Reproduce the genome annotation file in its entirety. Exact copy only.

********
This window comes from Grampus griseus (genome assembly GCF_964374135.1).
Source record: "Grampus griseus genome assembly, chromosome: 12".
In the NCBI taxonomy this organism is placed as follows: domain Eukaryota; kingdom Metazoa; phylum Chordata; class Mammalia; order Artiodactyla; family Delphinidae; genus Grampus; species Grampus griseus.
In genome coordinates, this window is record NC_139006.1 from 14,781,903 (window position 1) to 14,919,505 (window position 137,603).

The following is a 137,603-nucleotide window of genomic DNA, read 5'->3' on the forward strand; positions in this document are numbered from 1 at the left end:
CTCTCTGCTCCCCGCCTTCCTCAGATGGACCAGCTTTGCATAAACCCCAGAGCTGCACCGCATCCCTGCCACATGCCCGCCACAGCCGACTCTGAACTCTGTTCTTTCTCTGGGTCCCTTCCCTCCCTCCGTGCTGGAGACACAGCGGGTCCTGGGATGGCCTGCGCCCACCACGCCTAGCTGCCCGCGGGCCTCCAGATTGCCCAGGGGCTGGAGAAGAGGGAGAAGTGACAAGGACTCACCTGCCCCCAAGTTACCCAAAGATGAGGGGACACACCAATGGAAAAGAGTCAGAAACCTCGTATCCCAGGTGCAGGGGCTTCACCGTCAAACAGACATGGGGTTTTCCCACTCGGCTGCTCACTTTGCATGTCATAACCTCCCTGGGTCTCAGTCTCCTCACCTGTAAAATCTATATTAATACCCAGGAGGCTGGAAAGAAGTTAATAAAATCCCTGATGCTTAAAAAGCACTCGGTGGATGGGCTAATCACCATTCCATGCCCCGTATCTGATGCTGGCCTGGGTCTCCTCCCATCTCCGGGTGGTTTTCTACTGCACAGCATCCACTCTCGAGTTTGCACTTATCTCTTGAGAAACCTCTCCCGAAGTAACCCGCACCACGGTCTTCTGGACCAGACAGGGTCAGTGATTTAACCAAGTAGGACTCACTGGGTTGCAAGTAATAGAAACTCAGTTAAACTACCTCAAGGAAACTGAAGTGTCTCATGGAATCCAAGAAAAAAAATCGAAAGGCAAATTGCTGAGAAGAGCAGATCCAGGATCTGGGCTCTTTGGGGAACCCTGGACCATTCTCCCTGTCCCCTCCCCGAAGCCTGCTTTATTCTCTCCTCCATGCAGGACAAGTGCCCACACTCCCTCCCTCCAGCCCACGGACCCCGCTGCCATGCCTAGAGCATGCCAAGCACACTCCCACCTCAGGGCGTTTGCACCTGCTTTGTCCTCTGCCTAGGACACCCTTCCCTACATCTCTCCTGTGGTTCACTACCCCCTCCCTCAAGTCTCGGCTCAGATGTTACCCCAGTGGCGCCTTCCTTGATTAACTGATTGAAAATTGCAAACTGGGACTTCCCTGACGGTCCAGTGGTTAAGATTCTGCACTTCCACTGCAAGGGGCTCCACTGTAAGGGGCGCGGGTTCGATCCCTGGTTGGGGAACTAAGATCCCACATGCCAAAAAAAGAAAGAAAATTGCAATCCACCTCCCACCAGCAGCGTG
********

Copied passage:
This window comes from Grampus griseus (genome assembly GCF_964374135.1).
Source record: "Grampus griseus genome assembly, chromosome: 12".
In the NCBI taxonomy this organism is placed as follows: domain Eukaryota; kingdom Metazoa; phylum Chordata; class Mammalia; order Artiodactyla; family Delphinidae; genus Grampus; species Grampus griseus.
In genome coordinates, this window is record NC_139006.1 from 14,781,903 (window position 1) to 14,919,505 (window position 137,603).

The following is a 137,603-nucleotide window of genomic DNA, read 5'->3' on the forward strand; positions in this document are numbered from 1 at the left end:
CTCTCTGCTCCCCGCCTTCCTCAGATGGACCAGCTTTGCATAAACCCCAGAGCTGCACCGCATCCCTGCCACATGCCCGCCACAGCCGACTCTGAACTCTGTTCTTTCTCTGGGTCCCTTCCCTCCCTCCGTGCTGGAGACACAGCGGGTCCTGGGATGGCCTGCGCCCACCACGCCTAGCTGCCCGCGGGCCTCCAGATTGCCCAGGGGCTGGAGAAGAGGGAGAAGTGACAAGGACTCACCTGCCCCCAAGTTACCCAAAGATGAGGGGACACACCAATGGAAAAGAGTCAGAAACCTCGTATCCCAGGTGCAGGGGCTTCACCGTCAAACAGACATGGGGTTTTCCCACTCGGCTGCTCACTTTGCATGTCATAACCTCCCTGGGTCTCAGTCTCCTCACCTGTAAAATCTATATTAATACCCAGGAGGCTGGAAAGAAGTTAATAAAATCCCTGATGCTTAAAAAGCACTCGGTGGATGGGCTAATCACCATTCCATGCCCCGTATCTGATGCTGGCCTGGGTCTCCTCCCATCTCCGGGTGGTTTTCTACTGCACAGCATCCACTCTCGAGTTTGCACTTATCTCTTGAGAAACCTCTCCCGAAGTAACCCGCACCACGGTCTTCTGGACCAGACAGGGTCAGTGATTTAACCAAGTAGGACTCACTGGGTTGCAAGTAATAGAAACTCAGTTAAACTACCTCAAGGAAACTGAAGTGTCTCATGGAATCCAAGAAAAAAAATCGAAAGGCAAATTGCTGAGAAGAGCAGATCCAGGATCTGGGCTCTTTGGGGAACCCTGGACCATTCTCCCTGTCCCCTCCCCGAAGCCTGCTTTATTCTCTCCTCCATGCAGGACAAGTGCCCACACTCCCTCCCTCCAGCCCACGGACCCCGCTGCCATGCCTAGAGCATGCCAAGCACACTCCCACCTCAGGGCGTTTGCACCTGCTTTGTCCTCTGCCTAGGACACCCTTCCCTACATCTCTCCTGTGGTTCACTACCCCCTCCCTCAAGTCTCGGCTCAGATGTTACCCCAGTGGCGCCTTCCTTGATTAACTGATTGAAAATTGCAAACTGGGACTTCCCTGACGGTCCAGTGGTTAAGATTCTGCACTTCCACTGCAAGGGGCTCCACTGTAAGGGGCGCGGGTTCGATCCCTGGTTGGGGAACTAAGATCCCACATGCCAAAAAAAGAAAGAAAATTGCAATCCACCTCCCACCAGCAGCGTG